Software patents under TRIPs Agreement

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The WTO's Agreement on Trade-Related Aspects of Intellectual Property Rights (TRIPS), particularly Article 27, is occasionally referenced in the political debate on the international legal framework for the patentability of software, and on whether software and computer-implemented inventions should be considered as a field of technology.

Article 27 of TRIPS[edit]

Article 27 paragraph 1 of TRIPS states that:

(...) patents shall be available for any inventions, whether products or processes, in all fields of technology, provided that they are new, involve an inventive step and are capable of industrial application. (...) patents shall be available and patent rights enjoyable without discrimination as to the place of invention, the field of technology and whether products are imported or locally produced.

The only acceptable exceptions to this provision are laid down in the paragraphs 2 and 3 of the same Article 27. The following elements may be excluded from patentability by WTO members under TRIPS:

  • (...) inventions, the prevention within their territory of the commercial exploitation of which is necessary to protect ordre public or morality, including to protect human, animal or plant life or health or to avoid serious prejudice to the environment, provided that such exclusion is not made merely because the exploitation is prohibited by their law.(paragraph 2)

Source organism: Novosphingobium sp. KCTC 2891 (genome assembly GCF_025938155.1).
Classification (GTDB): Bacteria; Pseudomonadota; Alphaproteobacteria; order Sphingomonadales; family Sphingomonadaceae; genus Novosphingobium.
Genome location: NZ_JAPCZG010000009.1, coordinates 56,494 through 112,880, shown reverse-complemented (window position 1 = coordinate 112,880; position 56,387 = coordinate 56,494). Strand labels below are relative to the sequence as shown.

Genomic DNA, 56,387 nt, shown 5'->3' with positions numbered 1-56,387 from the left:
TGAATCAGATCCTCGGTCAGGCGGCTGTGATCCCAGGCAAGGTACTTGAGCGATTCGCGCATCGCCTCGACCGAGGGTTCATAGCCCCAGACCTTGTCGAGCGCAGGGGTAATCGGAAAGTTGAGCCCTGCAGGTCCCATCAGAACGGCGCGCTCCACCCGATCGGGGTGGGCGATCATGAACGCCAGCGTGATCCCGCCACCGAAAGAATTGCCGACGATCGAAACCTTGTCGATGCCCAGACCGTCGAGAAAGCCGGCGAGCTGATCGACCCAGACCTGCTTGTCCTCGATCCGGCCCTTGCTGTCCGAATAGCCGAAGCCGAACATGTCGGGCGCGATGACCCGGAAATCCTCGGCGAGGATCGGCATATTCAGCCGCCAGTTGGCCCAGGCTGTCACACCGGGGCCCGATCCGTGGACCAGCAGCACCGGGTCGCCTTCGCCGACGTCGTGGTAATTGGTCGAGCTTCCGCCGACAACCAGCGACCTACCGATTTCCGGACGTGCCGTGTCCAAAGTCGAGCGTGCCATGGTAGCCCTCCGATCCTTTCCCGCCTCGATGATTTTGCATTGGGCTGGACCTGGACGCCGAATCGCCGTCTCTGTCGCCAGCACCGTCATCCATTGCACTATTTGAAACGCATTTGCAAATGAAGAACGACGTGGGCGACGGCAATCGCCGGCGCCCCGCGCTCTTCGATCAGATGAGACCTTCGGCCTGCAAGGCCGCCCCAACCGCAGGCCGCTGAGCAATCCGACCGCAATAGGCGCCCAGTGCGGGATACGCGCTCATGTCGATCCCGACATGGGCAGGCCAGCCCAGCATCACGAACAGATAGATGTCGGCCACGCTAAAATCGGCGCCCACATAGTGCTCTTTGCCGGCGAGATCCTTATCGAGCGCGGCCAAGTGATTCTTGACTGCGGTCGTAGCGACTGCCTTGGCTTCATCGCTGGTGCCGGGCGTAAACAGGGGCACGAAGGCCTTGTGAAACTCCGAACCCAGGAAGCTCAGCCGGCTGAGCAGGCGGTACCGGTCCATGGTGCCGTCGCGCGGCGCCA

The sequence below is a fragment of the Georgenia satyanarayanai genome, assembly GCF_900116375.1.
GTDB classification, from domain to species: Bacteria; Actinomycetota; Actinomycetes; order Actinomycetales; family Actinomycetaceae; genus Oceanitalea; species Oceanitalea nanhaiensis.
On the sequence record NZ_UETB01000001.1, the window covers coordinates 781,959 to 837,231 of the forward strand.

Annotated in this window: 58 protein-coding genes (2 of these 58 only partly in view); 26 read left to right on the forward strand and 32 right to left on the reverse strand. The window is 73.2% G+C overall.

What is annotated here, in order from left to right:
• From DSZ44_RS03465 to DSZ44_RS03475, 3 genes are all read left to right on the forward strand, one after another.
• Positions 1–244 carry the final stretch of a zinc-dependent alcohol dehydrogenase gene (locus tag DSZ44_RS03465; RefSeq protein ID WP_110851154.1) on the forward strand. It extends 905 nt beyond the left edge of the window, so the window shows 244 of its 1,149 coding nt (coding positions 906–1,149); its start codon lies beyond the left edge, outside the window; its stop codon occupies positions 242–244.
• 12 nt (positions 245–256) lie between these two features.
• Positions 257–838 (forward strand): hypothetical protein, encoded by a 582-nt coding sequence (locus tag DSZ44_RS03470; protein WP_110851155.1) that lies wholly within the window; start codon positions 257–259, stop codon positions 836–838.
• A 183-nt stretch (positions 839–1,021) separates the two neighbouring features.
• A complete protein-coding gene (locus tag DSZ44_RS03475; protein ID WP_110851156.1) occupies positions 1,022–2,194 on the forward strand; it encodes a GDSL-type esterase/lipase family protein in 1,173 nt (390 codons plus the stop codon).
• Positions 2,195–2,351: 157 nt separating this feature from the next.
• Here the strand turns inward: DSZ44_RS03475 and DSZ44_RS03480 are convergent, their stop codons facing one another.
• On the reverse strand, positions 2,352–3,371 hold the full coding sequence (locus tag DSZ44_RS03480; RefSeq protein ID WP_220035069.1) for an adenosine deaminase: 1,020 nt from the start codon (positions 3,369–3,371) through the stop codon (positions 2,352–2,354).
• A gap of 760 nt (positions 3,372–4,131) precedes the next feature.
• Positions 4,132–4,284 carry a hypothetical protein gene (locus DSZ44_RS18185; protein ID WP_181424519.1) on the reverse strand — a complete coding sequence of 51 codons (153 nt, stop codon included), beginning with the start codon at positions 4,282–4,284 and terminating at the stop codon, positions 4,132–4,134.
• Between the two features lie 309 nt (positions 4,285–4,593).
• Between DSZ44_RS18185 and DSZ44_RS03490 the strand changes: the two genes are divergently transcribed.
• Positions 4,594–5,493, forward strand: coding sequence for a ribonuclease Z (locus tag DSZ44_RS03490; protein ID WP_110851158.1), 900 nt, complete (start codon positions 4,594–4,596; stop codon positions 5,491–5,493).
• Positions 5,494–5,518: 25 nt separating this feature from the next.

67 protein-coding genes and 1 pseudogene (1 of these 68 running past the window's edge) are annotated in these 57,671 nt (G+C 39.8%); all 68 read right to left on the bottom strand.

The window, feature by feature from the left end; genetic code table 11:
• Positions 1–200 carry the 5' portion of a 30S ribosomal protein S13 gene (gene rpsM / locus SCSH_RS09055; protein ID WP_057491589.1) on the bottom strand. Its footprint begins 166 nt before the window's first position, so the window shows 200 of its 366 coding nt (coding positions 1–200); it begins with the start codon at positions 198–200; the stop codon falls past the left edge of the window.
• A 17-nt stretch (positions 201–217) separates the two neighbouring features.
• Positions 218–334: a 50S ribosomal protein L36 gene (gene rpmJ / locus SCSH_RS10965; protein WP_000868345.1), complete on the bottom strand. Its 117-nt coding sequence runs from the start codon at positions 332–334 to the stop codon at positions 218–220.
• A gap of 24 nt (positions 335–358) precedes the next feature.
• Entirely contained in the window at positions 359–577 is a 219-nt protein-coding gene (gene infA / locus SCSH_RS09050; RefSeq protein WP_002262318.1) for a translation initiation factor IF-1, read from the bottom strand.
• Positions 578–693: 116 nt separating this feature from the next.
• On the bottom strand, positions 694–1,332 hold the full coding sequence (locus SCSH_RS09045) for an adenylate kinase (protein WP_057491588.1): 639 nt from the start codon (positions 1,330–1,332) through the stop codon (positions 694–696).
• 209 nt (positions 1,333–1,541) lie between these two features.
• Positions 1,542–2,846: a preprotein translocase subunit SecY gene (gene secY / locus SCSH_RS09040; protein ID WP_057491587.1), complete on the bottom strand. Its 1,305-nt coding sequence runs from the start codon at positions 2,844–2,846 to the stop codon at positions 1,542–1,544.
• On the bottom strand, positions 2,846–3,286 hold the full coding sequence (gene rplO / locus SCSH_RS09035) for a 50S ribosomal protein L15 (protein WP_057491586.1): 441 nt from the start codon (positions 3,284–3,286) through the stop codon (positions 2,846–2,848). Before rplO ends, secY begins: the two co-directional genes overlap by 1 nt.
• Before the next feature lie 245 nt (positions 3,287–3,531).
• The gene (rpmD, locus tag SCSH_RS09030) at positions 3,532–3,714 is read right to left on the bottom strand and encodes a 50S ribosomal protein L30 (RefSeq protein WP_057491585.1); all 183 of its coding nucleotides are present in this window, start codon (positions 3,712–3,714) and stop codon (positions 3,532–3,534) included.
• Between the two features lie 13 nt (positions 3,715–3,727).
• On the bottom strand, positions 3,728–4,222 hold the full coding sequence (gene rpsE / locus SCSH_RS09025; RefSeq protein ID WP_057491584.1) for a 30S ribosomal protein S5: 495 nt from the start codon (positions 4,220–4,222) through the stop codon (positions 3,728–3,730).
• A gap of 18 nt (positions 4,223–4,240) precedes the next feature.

• diagnostic, therapeutic and surgical methods for the treatment of humans or animals; (paragraph 3(a)) and
  • plants and animals other than micro-organisms, and essentially biological processes for the production of plants or animals other than non-biological and microbiological processes. (...) (paragraph 3(b)).

However as Paul Hartnack, then Comptroller-General of the UK Patent Office, commented in 1998:[1]

Some have argued that the TRIPS agreement requires us to grant patents for software because it says "patents shall be available for any all fields of technology, provided they are.....capable of industrial application". However, it depends on how you interpret these words.

Is a piece of pure software an invention? European law says it isn’t. Is pure software technology? Many would say no. Is it capable of "industrial" application? Again, for much software many would say no.

TRIPS is an argument for wider protection for software. But the decision to do so should be based on sound economic reasons. Would it be in the interests of European industry, and European consumers, to take this step?

The rules for in interpretation of international treaties,[2] do not allow specific European perceptions on terminology to be considered for TRIPS interpretation: Art. 31(1) of the Vienna Convention on the Law of Treaties requires "ordinary meaning to be given to the terms of the treaty". The same provision requires interpretation within the light of the object and purpose of the treaty, which leaves little room for "sound economic reasons" for legal interpretation purposes. The decision of the contracting states of the TRIPS Agreement was that patents should be granted in all fields of technology, without discrimination (Art. 27(1) TRIPS[3]).